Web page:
Digestion's Cutest Heroes: A Dive Into the Intestinal Villi
Posted on Thu, Sep 12, 2019 @ 09:00 AM by Madison Oppenheim
Look how cute these little guys are! They may be teeny but they are mighty!
Your intestines are full of tiny villi and even tinier microvilli. These small, finger-like projections extend into the lumen (opening) of the small intestine. Each one is approximately 0.5-1.6 mm long and has numerous projecting microvilli that help you absorb nutrients.
If I learned anything from sophomore year biology, it's that "form follows function." Let me tell you, when I say that phrase was drilled into my brain, I mean my teacher picked up a cordless impact driver and lobotomized us all one by one. "Form follows function" is just a kid-friendly way of saying anatomy equals physiology. Our anatomy exists solely to serve a specific function. As is the case with most anatomical structures, the more surface area, the better.
That's especially true when it comes to the gastrointestinal tract. The whole MO of the alimentary canal is maximizing surface area. To the lowly serf, it appears that all we've got is the wiggly 7 m long small intestine and his burlier 1.5 m sidekick, the large intestine. But let me fill you in on all the hot gossip: the surface area for absorption is much, much greater in the small intestine.
When chyme (partially digested food and gastric juices) is fresh out of the stomach, it's first stop is the duodenum, a short, wide stretch of the small intestine. Here, the chyme mixes with digestive enzymes from the liver and pancreas. Upon relaxation of the sphincter of Oddi, bile secreted by the liver and pancreatic juices secreted by (you guessed it) the pancreas enter the duodenum to help out! They aid in chemical digestion and also help reduce acidity from the strong gastric juices.
Coming in at only 25 cm, the duodenum is the shortest segment of the small intestine. Moving through the GI tract, the next stop is the jejunum. It's got a diameter of about 4 cm and is 2.5 m in length. Here, there are also large circular folds of submucosa called plicae circulares. Lastly, on our journey through the small intestine, we reach the ileum. This is the small intestine's longest segment, coming in at about 3.5 m. The ileum is slightly less vascular and a lighter color than the jejunum, but that's okay, we still love it anyway.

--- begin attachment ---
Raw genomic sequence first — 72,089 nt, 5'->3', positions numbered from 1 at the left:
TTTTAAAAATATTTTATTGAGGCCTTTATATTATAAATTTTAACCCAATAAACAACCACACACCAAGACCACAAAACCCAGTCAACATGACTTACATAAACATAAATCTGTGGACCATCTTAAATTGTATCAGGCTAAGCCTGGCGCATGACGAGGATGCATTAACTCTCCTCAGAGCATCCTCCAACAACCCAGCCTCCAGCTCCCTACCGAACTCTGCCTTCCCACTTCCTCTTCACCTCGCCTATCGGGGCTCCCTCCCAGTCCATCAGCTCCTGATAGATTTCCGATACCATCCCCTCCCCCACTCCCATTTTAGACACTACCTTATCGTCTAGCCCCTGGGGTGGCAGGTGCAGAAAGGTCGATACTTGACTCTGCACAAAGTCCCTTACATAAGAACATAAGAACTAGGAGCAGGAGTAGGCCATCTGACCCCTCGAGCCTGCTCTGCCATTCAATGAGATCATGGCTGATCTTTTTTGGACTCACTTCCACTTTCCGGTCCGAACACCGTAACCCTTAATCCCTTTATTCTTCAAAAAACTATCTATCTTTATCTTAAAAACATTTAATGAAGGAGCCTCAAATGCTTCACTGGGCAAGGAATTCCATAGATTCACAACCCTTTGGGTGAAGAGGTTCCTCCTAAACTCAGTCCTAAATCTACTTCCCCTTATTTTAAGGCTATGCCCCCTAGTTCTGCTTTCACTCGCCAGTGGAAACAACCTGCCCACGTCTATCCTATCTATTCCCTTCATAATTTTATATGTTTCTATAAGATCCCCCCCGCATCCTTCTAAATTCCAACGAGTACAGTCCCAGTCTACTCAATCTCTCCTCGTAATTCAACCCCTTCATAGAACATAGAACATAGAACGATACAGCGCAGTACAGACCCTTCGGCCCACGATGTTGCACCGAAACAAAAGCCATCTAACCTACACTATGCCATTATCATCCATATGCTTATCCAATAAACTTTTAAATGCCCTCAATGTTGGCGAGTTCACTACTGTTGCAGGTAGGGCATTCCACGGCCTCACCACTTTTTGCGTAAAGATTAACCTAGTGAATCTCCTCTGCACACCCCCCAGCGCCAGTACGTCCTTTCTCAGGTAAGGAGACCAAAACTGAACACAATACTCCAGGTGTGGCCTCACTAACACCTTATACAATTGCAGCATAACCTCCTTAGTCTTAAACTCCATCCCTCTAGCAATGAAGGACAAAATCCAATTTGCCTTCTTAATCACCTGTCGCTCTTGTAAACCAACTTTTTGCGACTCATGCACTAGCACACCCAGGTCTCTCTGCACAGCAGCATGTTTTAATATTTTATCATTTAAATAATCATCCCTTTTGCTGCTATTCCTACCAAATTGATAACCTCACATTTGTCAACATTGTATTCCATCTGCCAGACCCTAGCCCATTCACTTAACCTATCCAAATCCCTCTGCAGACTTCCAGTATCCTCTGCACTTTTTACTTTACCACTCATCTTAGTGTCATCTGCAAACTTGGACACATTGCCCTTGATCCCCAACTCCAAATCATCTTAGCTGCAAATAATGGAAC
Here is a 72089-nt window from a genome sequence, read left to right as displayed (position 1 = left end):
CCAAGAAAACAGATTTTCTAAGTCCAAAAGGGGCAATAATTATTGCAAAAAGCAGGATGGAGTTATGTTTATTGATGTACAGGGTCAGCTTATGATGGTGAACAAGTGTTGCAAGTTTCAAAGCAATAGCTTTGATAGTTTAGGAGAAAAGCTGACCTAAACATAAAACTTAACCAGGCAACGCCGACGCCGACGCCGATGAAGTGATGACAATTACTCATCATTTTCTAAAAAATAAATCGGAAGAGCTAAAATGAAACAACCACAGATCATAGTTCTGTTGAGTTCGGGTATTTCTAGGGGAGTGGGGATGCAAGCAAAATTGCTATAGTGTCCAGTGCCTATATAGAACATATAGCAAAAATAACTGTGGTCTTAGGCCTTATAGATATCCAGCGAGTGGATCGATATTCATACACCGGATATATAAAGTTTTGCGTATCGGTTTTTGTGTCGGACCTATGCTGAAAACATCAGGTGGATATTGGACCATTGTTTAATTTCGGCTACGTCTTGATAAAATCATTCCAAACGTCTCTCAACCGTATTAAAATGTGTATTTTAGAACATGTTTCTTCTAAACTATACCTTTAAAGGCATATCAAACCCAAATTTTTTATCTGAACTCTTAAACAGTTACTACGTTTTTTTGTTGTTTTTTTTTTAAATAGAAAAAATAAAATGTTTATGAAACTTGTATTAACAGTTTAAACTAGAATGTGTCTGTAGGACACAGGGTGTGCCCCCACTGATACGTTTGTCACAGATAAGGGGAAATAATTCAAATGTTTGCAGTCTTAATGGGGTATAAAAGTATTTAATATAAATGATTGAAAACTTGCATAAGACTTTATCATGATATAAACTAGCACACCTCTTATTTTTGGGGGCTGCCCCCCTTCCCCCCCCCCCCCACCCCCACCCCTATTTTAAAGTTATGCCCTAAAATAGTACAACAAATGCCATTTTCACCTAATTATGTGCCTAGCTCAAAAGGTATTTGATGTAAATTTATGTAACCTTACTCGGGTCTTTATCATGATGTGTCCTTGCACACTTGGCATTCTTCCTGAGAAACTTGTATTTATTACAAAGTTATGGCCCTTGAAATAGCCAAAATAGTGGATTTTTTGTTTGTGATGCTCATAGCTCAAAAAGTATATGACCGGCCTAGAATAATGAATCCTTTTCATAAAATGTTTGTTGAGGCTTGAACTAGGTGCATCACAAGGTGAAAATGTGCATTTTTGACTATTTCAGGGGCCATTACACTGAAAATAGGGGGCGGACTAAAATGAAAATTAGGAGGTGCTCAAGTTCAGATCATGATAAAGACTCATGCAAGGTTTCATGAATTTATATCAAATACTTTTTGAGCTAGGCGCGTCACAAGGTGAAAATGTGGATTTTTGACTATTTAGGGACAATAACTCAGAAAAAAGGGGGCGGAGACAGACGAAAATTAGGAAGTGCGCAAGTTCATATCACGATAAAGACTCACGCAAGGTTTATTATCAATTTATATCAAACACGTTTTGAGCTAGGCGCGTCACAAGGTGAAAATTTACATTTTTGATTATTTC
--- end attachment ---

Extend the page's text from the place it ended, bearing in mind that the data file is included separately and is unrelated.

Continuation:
This anatomy lesson wouldn't be complete without first mentioning the structure of the small intestine, because like an onion (or an ogre), it too has layers.
The outermost layer is the serosa, which is continuous with the mesentery (tissues connecting the intestines to the abdominal wall). It contains blood vessels and nerves, and it secretes fluid to lubricate the small intestine, protecting it from damage due to friction.
Under the serosa is the longitudinal muscle layer. This muscle, in conjunction with the circular muscle (located just under the submucosa), contracts in peristaltic waves, moving food through the intestines. The longitudinal muscle shortens the tract to facilitate the movement of chyme, while the circular muscle prevents chyme from traveling backwards.
The submucosa is composed of dense connective tissue to support the mucosa and connect it to the muscular layers. It also contains blood vessels, lymphatic vessels, and nerves to supply the mucosa.
Next is the muscularis mucosae which comprises several thin layers of smooth muscle. It gently stimulates the mucosa and intestinal glands, helping to expel chyme and enhancing contact between mucosa and chyme in the lumen.
The mucosa is the innermost layer; it surrounds the lumen where the chyme passes. It has three principal functions: protection of the inner environment, secretion, and absorption. The mucosa is incredibly folded, creating...villi.
Enter: The Villi
We made it through the exposition and rising action, now it's time for the big scene where our hero appears to save the day.
The villi, our teensy-weensy finger-like projections, even have their own projections: microvilli. The villi and microvilli create such a large absorptive surface that the surface area of the small intestine is about 250 m2 (almost 2,700 ft2). That's the size of a tennis court!
Human Anatomy Atlas 2020 comes with both the small intestine cross section 3D model I showed earlier, as well as this adorable intestinal villi microanatomy model (and so much more!).
The innermost layer of the mucosa comprises simple columnar epithelium with a microvilli-covered surface, called a brush border, that further increases the surface area and consequently, nutrient absorption.
Goblet cells (the purple blobs situated between the absorptive cells in the image), located in the epithelium, secrete mucus into the lumen.
The second layer, the lamina propria, is composed of loose areolar connective tissue that extends into the villi. This contains blood vessels and alkaline mucus-secreting glands that empty into the crypts (intestinal glands) to counter the acidic secretions of the stomach.
The villi and microvilli exist on the surface of the mucosa along circular folds that slow the passage of chyme through the intestines, also increasing the surface area.
I'm sure by now you get it. In fact, if you had a nickel for every time I used the phrase "surface area," you would have exactly $0.35. Neat! I hope you enjoyed this dive into nutrient absorption on the cutest level.
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